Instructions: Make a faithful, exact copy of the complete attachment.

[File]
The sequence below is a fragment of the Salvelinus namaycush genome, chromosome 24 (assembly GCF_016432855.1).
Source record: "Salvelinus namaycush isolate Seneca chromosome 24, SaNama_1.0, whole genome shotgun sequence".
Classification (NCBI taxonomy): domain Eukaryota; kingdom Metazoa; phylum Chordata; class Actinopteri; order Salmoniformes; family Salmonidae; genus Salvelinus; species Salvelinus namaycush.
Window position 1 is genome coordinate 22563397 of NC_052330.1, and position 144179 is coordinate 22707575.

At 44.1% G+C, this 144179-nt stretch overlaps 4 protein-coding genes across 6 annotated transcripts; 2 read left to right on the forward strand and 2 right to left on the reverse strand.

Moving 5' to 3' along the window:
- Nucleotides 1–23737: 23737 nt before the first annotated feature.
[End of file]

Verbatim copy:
The sequence below is a fragment of the Salvelinus namaycush genome, chromosome 24 (assembly GCF_016432855.1).
Source record: "Salvelinus namaycush isolate Seneca chromosome 24, SaNama_1.0, whole genome shotgun sequence".
Classification (NCBI taxonomy): domain Eukaryota; kingdom Metazoa; phylum Chordata; class Actinopteri; order Salmoniformes; family Salmonidae; genus Salvelinus; species Salvelinus namaycush.
Window position 1 is genome coordinate 22563397 of NC_052330.1, and position 144179 is coordinate 22707575.

At 44.1% G+C, this 144179-nt stretch overlaps 4 protein-coding genes across 6 annotated transcripts; 2 read left to right on the forward strand and 2 right to left on the reverse strand.

Moving 5' to 3' along the window:
- Nucleotides 1–23737: 23737 nt before the first annotated feature.